Gruesome Welland find
Chris BishopWEST & THE FENS: The spectre of illegal gill-netting hangs over the Fens again, after the discovery of dead bream tangled in the remains of a net on the River Welland. Pike anglers who made the grisly find say sport has declined sharply on the stretch downstream of Crowland in recent seasons.Chris Bishop
The spectre of illegal gill-netting hangs over the Fens again, after the discovery of dead bream tangled in the remains of a net on the River Welland.
Pike anglers who made the grisly find say sport has declined sharply on the stretch downstream of Crowland in recent seasons.
But despite pledges from the powers that be that action would be taken against the netters, there has so far been only one prosecution, while nets have been found on most of the main drains and rivers since.
Gill nets are easily available, light to carry and simple to deploy. They're also indiscriminate as far as coarse fish are concerned, with most species vulnerable to them.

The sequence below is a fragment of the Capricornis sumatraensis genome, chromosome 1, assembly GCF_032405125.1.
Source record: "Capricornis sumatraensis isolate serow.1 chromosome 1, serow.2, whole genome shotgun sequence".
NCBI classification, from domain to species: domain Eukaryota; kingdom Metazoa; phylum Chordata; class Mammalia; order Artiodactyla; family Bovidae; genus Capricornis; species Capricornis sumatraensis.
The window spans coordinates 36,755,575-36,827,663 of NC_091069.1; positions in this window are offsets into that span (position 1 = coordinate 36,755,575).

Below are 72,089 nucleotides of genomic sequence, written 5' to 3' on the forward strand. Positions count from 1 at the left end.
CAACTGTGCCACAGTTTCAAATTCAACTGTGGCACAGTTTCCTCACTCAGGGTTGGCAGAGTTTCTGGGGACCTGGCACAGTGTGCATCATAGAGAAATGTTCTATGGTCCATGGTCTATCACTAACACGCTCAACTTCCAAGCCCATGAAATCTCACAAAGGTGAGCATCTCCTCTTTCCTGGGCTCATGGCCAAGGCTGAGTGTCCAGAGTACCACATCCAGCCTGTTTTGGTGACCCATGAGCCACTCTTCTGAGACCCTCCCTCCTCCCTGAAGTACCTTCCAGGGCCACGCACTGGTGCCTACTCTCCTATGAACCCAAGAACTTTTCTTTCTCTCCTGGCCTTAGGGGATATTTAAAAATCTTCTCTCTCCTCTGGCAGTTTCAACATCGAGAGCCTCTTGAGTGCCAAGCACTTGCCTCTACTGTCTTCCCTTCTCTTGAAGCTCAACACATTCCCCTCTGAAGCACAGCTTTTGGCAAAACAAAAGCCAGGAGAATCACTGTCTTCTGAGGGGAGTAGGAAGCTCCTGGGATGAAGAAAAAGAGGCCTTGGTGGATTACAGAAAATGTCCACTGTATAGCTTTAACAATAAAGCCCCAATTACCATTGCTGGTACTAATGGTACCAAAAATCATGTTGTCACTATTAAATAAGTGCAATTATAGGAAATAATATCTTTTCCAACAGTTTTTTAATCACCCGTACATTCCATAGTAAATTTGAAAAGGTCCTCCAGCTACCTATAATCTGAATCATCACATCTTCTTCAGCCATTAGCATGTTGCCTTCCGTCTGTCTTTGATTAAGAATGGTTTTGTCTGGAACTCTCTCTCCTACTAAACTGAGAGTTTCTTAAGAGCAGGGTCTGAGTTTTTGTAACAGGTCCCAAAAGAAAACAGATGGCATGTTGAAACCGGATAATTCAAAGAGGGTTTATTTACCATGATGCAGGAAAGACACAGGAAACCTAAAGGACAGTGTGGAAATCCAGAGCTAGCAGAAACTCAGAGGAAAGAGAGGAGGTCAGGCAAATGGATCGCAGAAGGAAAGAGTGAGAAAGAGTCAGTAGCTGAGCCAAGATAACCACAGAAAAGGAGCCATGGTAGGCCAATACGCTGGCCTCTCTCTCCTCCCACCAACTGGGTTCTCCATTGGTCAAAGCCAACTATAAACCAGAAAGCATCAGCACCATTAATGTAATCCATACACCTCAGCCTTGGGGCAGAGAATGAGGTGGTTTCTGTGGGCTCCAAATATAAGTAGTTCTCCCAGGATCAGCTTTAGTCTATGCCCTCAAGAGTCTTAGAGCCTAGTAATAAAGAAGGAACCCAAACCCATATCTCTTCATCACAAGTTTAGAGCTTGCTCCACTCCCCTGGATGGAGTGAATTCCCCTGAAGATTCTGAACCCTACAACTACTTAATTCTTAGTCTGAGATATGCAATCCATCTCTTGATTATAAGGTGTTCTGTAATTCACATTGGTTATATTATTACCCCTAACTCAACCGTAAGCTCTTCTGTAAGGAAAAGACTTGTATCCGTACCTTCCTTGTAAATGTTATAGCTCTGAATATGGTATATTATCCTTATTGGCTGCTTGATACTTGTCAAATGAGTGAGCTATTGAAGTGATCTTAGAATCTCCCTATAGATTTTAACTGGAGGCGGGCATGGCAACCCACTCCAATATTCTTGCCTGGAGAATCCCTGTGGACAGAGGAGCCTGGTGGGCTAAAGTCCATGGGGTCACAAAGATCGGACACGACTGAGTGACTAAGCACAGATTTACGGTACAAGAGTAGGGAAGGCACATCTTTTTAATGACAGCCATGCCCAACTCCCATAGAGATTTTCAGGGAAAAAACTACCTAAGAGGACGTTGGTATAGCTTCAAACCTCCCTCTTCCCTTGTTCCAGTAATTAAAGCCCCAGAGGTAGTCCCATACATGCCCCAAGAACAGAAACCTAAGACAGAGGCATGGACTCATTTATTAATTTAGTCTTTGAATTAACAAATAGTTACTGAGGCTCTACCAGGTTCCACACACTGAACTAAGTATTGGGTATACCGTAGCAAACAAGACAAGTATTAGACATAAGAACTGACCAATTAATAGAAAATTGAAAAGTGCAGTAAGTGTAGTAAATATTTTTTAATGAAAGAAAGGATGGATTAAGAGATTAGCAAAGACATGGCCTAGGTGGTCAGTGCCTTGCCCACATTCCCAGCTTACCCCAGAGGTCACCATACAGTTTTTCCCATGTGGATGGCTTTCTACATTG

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Ask most anglers what they'd rather see and it's action against the fishmongers off the Fens, rather than more rules governing how, when and where they can fish.
But Natural England is limbering up to go on the attack with a new policy for the way our nation's fisheries are managed.
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It wants to ban live baiting, restrict the stocking of species like carp and bream, and have the last say over anglers' access to SSSIs and nature reserves.
Club working parties could also be under threat from calls to curtail bank clearance or even pruning trees or removing snags, while officials want us to share our waters with canoeists and even swimmers.
Natural England seems to want to take over some of the Environment Agency's role when it comes to things like giving the go-ahead to stocking.
But when you read correspondence between officials which talk of carp being alien species and whether they should be removed from some waters, you can only wonder what planet some of these people are on.
A lively debate in a similar vein in the Fens ended with Natural England officials admitting it would not be in the public interest to prosecute anyone for returning zander.